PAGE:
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Volunteers play an important complementary role in palliative care. First, they have the time and space to ‘be there’ for the patient. They are also an important intermediary in the communication between patients, their families and care providers. This is apparent from new research by the team of Prof Luc Deliens of the End-of-Life Care Research Group of the Vrije Universiteit Brussel and Universiteit Gent, which is part of the European Association for Palliative Care Research Network (EAPC RN).
This qualitative study was carried out with the help of focus groups made up of volunteers, nurses, psychologists and general practitioners, as well as individual semi-structured interviews with patients and informal carers. Participants were recruited from specialised palliative care services such as units, day centres and home care teams, medical oncology, regular home care and residential care centres. A total of 79 people took part.
The researchers found that volunteers fulfil two important roles in palliative care: first ‘being there’ for the patient and their families. Secondly, they are an intermediary for communication between the patient, professional care providers and family members. This enables them to recognise the patient’s needs and communicate them to professional and/or informal carers.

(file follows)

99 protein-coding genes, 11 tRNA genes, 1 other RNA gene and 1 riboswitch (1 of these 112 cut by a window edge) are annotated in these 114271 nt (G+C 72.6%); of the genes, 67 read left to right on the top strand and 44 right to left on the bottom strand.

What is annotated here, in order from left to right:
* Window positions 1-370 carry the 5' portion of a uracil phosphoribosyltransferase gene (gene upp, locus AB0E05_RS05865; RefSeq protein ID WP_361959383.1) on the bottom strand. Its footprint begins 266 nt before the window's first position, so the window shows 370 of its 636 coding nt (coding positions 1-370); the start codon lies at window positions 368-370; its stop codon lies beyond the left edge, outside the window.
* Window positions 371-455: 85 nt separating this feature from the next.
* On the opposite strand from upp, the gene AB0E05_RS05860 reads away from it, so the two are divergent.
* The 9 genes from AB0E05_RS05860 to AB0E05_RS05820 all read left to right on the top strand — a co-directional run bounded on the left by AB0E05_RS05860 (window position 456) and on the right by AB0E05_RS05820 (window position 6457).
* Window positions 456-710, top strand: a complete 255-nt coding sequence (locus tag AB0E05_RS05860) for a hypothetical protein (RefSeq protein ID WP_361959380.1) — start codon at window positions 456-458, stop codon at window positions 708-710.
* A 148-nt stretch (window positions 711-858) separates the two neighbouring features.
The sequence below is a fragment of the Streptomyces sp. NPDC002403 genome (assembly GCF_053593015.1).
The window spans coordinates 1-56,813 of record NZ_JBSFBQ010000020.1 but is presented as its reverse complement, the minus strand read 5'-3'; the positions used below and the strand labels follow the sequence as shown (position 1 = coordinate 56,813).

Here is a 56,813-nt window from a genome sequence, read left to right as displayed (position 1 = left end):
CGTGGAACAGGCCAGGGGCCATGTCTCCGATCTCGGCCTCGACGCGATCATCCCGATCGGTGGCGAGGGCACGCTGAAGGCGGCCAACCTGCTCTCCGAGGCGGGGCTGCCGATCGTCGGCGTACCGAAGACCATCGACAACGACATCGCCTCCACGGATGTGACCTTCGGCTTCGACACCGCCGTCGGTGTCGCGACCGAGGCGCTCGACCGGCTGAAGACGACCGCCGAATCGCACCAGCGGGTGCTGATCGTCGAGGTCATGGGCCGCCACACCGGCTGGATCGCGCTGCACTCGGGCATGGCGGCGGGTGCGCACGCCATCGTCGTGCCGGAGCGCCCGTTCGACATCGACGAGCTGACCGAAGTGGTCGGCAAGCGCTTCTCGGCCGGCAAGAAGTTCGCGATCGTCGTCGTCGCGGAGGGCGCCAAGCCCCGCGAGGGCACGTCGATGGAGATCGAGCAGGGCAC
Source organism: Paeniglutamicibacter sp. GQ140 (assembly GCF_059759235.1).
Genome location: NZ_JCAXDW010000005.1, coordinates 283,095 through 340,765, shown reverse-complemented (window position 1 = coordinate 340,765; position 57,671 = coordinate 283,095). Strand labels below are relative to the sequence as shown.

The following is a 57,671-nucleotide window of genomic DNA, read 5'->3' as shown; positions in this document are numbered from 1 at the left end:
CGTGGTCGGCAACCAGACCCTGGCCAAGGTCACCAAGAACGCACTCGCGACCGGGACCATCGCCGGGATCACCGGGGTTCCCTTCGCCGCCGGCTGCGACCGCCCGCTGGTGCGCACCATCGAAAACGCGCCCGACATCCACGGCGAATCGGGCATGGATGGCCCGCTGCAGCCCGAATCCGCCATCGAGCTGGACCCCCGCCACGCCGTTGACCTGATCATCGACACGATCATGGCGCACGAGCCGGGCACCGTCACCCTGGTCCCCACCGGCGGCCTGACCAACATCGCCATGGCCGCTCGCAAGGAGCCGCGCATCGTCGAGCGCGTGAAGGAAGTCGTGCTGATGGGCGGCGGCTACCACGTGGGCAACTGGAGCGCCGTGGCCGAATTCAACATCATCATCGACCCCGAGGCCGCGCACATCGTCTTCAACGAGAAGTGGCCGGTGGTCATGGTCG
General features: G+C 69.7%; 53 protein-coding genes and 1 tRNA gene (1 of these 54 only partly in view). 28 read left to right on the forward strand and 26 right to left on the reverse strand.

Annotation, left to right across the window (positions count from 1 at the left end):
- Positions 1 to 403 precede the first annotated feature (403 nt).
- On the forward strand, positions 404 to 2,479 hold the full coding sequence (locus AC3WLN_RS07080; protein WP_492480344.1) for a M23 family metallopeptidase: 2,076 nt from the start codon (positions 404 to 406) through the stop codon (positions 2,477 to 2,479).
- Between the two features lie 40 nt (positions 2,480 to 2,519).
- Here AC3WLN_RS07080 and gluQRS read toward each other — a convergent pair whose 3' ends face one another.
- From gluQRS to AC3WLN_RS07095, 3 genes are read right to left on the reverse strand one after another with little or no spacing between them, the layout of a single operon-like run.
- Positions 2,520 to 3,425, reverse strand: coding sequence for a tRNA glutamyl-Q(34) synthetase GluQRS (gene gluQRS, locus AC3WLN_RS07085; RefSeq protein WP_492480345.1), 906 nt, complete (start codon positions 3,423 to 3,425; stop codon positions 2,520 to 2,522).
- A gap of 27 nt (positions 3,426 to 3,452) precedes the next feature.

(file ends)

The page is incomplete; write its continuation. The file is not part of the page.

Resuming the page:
According to the researchers, frequent communication and coordination between care providers and volunteers is necessary if they are to fully perform their roles. Researcher Steven Vanderstichelen explains: “Volunteers in care contexts actually fill in the empty space that often arises between professional care on the one hand and family care on the other. They stand, as it were, at the intersection of the two. This research confirms their importance for good palliative care. If we want to improve this care and increase patients’ comfort, it is crucial to integrate volunteers in the care team in a good way.”
In his research, Vanderstichelen emphasises liminal space as an important conceptual lens for professionals and organisations in palliative care in order to understand the position of volunteers: “Accepting the special role that volunteers take on allows professionals and organisations to explore whether they support volunteers enough in that role and whether they are deploying them well. Appreciation and recognition are not unimportant for volunteers.” Vanderstichelen notes that in this integration policy, one of the big issues is confidentiality. To him, it is clear: “Volunteers are as much bound by secrecy and discretion as professionals, but trust in them is not always as high.”
End-of-Life Care Research Group
The End-of-Life Care Research Group is an alliance research group between VUB and UGent. Scientists from various disciplines carry out research into end-of-life care in Belgium and Europe.
The liminal space palliative care volunteers occupy and their roles within it: a qualitative study was published in BMJ Supportive & Palliative Care in December. The study is part of the Strategic Basic Research project INTEGRATE (Integration of Palliative Care into Home, Nursing Home and Hospital Care and into the Community in Flanders), which aims to better integrate palliative care in Flanders.